Sacramento—Recent actions by the Accrediting Commission for Community and Junior Colleges have created the impression that City College of San Francisco has been “given more time” to address the problems the ACCJC identified and that have left the institution seemingly on the brink of closure. But a close reading of the ACCJC’s new “restoration status” policy, adopted last week over the objections of the CFT, shows that it is unnecessary and unlawful—in other words, business as usual for this unaccountable and destructive agency.
CFT shared this information in a July 1 letter with community college leaders from CFT president Joshua Pechthalt, and Jim Mahler, president of the CFT’s Community College Council. The Community College CEOs had earlier expressed concerns with the ACCJC and its tendency to ignore its own policies.
Detailed CFT analysis of the new “restoration status” policy has found it is unnecessary. Existing ACCJC policies allow it to extend time for colleges to meet accreditation standards for “good cause.” Despite numerous public statements by ACCJC officials that it lacks this ability, the US Department of Education has affirmed it can do so already; in fact the ACCJC has done so on numerous occasions for many other colleges, as noted last week by the Auditor’s Report.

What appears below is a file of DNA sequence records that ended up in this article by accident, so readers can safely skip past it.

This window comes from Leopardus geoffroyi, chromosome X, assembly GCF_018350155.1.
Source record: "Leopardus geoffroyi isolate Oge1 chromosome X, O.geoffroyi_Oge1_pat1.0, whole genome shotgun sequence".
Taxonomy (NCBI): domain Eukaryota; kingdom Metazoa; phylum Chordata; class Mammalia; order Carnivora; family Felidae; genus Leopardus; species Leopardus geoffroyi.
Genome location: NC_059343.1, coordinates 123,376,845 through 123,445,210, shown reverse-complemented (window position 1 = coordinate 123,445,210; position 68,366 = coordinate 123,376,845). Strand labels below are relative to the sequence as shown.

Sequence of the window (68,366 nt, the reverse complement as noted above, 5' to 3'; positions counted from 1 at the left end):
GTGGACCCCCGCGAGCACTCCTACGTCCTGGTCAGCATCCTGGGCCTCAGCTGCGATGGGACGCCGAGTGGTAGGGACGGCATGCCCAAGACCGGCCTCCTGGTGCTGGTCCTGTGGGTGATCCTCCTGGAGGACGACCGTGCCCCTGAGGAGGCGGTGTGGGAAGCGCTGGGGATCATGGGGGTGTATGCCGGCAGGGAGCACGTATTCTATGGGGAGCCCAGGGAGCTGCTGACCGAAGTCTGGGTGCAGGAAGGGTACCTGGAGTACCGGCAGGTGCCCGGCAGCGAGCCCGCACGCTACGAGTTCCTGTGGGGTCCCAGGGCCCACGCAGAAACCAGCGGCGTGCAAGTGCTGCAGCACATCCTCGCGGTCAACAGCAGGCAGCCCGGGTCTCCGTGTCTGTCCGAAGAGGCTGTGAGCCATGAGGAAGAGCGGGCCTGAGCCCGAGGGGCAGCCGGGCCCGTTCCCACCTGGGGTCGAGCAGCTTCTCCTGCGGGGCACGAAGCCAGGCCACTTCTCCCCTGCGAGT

The ACCJC has been forced to respond to growing public awareness of the false pretenses under which CCSF was originally sanctioned. Most recently, last week’s Legislative Audit Report confirmed that the ACCJC is inconsistent in standards application, lacks transparency, and does not observe accepted accreditation standards for site team composition and in appeals procedures, among other problems. The agency is maneuvering to present a show of fairness, under cover of which it is actually attempting to tighten its grip on CCSF’s future. But in denying a basic right of appeal, the new policy is also unlawful.
“Instead of digging City College into a deeper hole, the ACCJC should finally do the right thing, rescind its improper sanctions of the college, and start over with a new, fair accreditation review free of the violations of accreditation norms and conflicts of interest that fundamentally flawed the first review,” said CFT president Joshua Pechthalt.